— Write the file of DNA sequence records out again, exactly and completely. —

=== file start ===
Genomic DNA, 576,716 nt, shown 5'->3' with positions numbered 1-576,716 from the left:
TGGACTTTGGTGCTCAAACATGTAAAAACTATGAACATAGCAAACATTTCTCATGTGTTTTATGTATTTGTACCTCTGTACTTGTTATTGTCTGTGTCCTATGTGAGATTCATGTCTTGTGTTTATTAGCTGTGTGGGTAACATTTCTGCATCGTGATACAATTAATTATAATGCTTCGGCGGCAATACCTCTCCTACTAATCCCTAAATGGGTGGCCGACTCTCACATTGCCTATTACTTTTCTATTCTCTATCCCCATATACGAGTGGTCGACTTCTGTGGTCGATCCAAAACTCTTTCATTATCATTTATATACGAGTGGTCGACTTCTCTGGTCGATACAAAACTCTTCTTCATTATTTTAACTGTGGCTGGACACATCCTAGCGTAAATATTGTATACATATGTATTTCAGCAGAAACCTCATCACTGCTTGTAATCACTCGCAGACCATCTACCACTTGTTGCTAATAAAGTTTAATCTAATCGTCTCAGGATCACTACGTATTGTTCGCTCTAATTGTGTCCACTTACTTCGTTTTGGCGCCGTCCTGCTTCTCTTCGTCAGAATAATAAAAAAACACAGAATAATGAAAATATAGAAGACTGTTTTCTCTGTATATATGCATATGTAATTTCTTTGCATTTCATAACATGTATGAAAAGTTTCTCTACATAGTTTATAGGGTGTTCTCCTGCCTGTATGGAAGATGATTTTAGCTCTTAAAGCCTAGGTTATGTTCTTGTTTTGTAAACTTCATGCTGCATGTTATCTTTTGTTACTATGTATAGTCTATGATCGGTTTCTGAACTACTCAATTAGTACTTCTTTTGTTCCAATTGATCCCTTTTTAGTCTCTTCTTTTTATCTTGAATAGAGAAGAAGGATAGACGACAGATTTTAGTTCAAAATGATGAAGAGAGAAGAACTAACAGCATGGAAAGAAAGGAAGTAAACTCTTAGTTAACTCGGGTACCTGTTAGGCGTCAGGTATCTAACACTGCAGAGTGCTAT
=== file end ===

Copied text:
Genomic DNA, 576,716 nt, shown 5'->3' with positions numbered 1-576,716 from the left:
TGGACTTTGGTGCTCAAACATGTAAAAACTATGAACATAGCAAACATTTCTCATGTGTTTTATGTATTTGTACCTCTGTACTTGTTATTGTCTGTGTCCTATGTGAGATTCATGTCTTGTGTTTATTAGCTGTGTGGGTAACATTTCTGCATCGTGATACAATTAATTATAATGCTTCGGCGGCAATACCTCTCCTACTAATCCCTAAATGGGTGGCCGACTCTCACATTGCCTATTACTTTTCTATTCTCTATCCCCATATACGAGTGGTCGACTTCTGTGGTCGATCCAAAACTCTTTCATTATCATTTATATACGAGTGGTCGACTTCTCTGGTCGATACAAAACTCTTCTTCATTATTTTAACTGTGGCTGGACACATCCTAGCGTAAATATTGTATACATATGTATTTCAGCAGAAACCTCATCACTGCTTGTAATCACTCGCAGACCATCTACCACTTGTTGCTAATAAAGTTTAATCTAATCGTCTCAGGATCACTACGTATTGTTCGCTCTAATTGTGTCCACTTACTTCGTTTTGGCGCCGTCCTGCTTCTCTTCGTCAGAATAATAAAAAAACACAGAATAATGAAAATATAGAAGACTGTTTTCTCTGTATATATGCATATGTAATTTCTTTGCATTTCATAACATGTATGAAAAGTTTCTCTACATAGTTTATAGGGTGTTCTCCTGCCTGTATGGAAGATGATTTTAGCTCTTAAAGCCTAGGTTATGTTCTTGTTTTGTAAACTTCATGCTGCATGTTATCTTTTGTTACTATGTATAGTCTATGATCGGTTTCTGAACTACTCAATTAGTACTTCTTTTGTTCCAATTGATCCCTTTTTAGTCTCTTCTTTTTATCTTGAATAGAGAAGAAGGATAGACGACAGATTTTAGTTCAAAATGATGAAGAGAGAAGAACTAACAGCATGGAAAGAAAGGAAGTAAACTCTTAGTTAACTCGGGTACCTGTTAGGCGTCAGGTATCTAACACTGCAGAGTGCTAT